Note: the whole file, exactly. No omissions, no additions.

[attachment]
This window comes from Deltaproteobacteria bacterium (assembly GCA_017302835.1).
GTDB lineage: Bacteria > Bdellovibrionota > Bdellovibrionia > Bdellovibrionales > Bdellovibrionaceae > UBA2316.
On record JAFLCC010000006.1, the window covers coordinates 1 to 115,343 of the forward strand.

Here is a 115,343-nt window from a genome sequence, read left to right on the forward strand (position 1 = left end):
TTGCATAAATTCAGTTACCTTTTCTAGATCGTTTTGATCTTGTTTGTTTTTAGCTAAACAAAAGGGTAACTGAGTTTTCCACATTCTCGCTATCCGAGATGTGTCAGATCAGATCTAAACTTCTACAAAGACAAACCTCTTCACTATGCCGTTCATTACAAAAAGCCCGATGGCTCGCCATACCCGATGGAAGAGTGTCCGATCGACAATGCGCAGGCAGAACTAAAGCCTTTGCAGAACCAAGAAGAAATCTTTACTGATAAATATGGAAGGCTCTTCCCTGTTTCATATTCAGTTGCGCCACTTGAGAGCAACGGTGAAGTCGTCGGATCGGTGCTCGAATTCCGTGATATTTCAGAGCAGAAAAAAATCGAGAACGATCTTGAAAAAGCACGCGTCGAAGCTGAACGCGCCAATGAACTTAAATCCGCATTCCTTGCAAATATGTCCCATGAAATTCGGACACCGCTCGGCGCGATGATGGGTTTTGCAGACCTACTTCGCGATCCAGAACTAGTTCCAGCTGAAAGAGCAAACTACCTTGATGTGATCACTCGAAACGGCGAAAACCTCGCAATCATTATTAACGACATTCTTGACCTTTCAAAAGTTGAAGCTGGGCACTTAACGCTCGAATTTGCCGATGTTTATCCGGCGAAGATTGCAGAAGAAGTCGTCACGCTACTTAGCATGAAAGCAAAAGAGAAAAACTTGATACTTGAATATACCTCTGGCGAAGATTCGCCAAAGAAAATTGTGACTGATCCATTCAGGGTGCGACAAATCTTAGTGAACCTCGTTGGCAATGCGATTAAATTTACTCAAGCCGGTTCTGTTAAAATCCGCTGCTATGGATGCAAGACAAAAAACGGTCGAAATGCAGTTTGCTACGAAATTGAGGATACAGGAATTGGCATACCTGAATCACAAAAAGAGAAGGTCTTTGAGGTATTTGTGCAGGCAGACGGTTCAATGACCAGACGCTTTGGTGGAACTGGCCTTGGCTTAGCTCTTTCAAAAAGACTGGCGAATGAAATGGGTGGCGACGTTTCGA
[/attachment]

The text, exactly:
This window comes from Deltaproteobacteria bacterium (assembly GCA_017302835.1).
GTDB lineage: Bacteria > Bdellovibrionota > Bdellovibrionia > Bdellovibrionales > Bdellovibrionaceae > UBA2316.
On record JAFLCC010000006.1, the window covers coordinates 1 to 115,343 of the forward strand.

Here is a 115,343-nt window from a genome sequence, read left to right on the forward strand (position 1 = left end):
TTGCATAAATTCAGTTACCTTTTCTAGATCGTTTTGATCTTGTTTGTTTTTAGCTAAACAAAAGGGTAACTGAGTTTTCCACATTCTCGCTATCCGAGATGTGTCAGATCAGATCTAAACTTCTACAAAGACAAACCTCTTCACTATGCCGTTCATTACAAAAAGCCCGATGGCTCGCCATACCCGATGGAAGAGTGTCCGATCGACAATGCGCAGGCAGAACTAAAGCCTTTGCAGAACCAAGAAGAAATCTTTACTGATAAATATGGAAGGCTCTTCCCTGTTTCATATTCAGTTGCGCCACTTGAGAGCAACGGTGAAGTCGTCGGATCGGTGCTCGAATTCCGTGATATTTCAGAGCAGAAAAAAATCGAGAACGATCTTGAAAAAGCACGCGTCGAAGCTGAACGCGCCAATGAACTTAAATCCGCATTCCTTGCAAATATGTCCCATGAAATTCGGACACCGCTCGGCGCGATGATGGGTTTTGCAGACCTACTTCGCGATCCAGAACTAGTTCCAGCTGAAAGAGCAAACTACCTTGATGTGATCACTCGAAACGGCGAAAACCTCGCAATCATTATTAACGACATTCTTGACCTTTCAAAAGTTGAAGCTGGGCACTTAACGCTCGAATTTGCCGATGTTTATCCGGCGAAGATTGCAGAAGAAGTCGTCACGCTACTTAGCATGAAAGCAAAAGAGAAAAACTTGATACTTGAATATACCTCTGGCGAAGATTCGCCAAAGAAAATTGTGACTGATCCATTCAGGGTGCGACAAATCTTAGTGAACCTCGTTGGCAATGCGATTAAATTTACTCAAGCCGGTTCTGTTAAAATCCGCTGCTATGGATGCAAGACAAAAAACGGTCGAAATGCAGTTTGCTACGAAATTGAGGATACAGGAATTGGCATACCTGAATCACAAAAAGAGAAGGTCTTTGAGGTATTTGTGCAGGCAGACGGTTCAATGACCAGACGCTTTGGTGGAACTGGCCTTGGCTTAGCTCTTTCAAAAAGACTGGCGAATGAAATGGGTGGCGACGTTTCGA